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The Effect of Irrigation on Poverty Reduction, Asset Accumulation, and Informal Insurance: Evidence from Northern Mali

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  • Dillon, Andrew

Abstract

The impact of small-scale irrigation investments on household consumption, assets, and informal insurance is estimated from a panel of Northern Malian households (1998–2006). Access to irrigation increases household consumption by 27–30% relative to water-recession and rain-fed cultivators. The paper also investigates whether irrigation has secondary impacts on risk-mitigating strategies by reducing covariate risk and reinforcing informal food sharing networks that allow households to insure against idiosyncratic risk. We find that households with irrigation save between 4.5 and 6.4 more tropical livestock units and are 20% more likely to engage in informal food sharing with non-irrigators. This finding suggests that impact estimates that rely on consumption, may underestimate welfare gains by ignoring the household’s savings behavior and informal insurance network.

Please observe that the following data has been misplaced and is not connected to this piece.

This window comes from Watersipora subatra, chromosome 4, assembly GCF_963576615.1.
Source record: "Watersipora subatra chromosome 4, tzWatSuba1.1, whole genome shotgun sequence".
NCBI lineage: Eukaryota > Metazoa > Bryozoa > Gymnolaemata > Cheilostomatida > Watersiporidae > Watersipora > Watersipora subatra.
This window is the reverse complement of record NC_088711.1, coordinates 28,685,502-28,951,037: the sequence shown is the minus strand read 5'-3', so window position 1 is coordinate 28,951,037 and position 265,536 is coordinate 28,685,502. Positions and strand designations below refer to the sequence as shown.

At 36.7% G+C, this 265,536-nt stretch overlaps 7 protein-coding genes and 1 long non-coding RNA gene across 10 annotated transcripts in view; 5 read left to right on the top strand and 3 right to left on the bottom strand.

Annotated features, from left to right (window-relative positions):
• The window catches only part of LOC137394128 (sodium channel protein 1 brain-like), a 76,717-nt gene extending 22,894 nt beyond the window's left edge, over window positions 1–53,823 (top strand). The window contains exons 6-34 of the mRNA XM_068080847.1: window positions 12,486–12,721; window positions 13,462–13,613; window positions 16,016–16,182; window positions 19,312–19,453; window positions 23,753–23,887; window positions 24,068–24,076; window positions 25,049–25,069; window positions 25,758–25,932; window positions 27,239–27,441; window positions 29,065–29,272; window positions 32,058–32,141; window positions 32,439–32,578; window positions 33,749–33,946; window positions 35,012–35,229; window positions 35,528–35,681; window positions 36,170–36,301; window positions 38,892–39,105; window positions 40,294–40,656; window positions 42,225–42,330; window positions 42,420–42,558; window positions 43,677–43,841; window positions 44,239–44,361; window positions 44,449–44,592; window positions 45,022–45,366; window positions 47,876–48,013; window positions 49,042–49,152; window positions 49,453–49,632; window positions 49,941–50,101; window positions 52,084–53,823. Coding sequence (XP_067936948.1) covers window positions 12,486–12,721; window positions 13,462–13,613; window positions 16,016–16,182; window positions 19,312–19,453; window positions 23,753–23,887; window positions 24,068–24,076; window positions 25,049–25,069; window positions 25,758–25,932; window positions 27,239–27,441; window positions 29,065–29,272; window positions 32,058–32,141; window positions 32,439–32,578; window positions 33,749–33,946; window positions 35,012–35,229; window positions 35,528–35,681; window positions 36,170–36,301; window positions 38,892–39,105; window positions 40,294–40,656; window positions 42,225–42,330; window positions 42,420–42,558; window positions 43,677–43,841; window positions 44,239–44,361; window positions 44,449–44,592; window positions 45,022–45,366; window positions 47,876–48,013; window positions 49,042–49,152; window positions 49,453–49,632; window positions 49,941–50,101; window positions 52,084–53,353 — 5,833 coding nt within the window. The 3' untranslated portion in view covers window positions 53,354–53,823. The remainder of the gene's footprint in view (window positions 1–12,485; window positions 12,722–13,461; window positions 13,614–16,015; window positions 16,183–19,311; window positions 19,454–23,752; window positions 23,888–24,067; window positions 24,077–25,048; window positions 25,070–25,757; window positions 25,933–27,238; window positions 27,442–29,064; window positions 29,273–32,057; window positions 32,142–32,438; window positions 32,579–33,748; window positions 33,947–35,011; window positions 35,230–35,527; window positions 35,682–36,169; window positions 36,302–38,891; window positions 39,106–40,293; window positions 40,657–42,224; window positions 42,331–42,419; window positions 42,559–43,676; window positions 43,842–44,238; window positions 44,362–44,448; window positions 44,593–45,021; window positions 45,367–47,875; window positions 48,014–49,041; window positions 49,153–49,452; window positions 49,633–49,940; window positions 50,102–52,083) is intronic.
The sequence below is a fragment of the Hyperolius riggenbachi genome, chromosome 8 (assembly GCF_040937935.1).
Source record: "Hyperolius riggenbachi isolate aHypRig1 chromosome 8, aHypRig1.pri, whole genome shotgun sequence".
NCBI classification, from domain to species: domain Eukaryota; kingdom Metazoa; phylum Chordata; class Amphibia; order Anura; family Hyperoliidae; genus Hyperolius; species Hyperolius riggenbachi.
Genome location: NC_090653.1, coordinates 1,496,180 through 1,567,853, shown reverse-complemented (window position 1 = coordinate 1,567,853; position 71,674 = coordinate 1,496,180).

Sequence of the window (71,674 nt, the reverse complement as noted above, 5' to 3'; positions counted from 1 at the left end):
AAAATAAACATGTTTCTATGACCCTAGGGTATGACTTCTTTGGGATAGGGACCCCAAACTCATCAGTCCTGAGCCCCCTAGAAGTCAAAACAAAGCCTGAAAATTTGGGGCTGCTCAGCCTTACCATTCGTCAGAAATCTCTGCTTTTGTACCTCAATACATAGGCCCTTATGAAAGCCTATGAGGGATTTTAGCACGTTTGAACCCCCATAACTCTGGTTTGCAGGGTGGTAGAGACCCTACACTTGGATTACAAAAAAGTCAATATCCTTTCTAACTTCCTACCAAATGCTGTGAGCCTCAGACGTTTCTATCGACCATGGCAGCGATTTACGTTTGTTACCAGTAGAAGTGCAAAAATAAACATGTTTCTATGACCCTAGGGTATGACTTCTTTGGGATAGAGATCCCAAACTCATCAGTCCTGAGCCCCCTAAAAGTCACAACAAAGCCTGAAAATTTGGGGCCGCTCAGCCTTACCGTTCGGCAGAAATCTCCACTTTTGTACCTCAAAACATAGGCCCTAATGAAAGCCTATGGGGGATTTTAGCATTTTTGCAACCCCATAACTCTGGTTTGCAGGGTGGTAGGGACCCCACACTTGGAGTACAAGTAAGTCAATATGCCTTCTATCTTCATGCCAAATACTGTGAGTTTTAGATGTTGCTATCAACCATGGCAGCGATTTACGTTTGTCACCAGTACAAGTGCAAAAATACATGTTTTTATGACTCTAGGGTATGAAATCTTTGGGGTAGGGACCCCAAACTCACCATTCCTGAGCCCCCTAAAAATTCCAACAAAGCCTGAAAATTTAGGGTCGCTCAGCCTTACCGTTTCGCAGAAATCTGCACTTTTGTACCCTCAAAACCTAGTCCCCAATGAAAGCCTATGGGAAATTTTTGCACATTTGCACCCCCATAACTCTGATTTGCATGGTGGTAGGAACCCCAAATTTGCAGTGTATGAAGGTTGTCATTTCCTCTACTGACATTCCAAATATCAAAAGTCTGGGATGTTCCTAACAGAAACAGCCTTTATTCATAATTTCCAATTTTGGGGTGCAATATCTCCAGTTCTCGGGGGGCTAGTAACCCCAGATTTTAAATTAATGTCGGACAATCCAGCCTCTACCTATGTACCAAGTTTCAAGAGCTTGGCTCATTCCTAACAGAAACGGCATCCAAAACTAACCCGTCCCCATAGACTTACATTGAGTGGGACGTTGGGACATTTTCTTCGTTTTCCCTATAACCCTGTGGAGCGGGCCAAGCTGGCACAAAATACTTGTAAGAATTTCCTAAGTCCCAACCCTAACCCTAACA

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Bibliographic Info

Article provided by Elsevier in its journal World Development.

Volume (Year): 39 (2011)
Issue (Month): 12 ()
Pages: 2165-2175

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Handle: RePEc:eee:wdevel:v:39:y:2011:i:12:p:2165-2175

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Web page: http://www.elsevier.com/locate/worlddev

Related research

Keywords: irrigation; informal insurance; program evaluation; Mali; Africa;

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  15. Daniel O. Gilligan & John Hoddinott, 2007. "Is There Persistence in the Impact of Emergency Food Aid? Evidence on Consumption, Food Security, and Assets in Rural Ethiopia," American Journal of Agricultural Economics, Agricultural and Applied Economics Association, vol. 89(2), pages 225-242.
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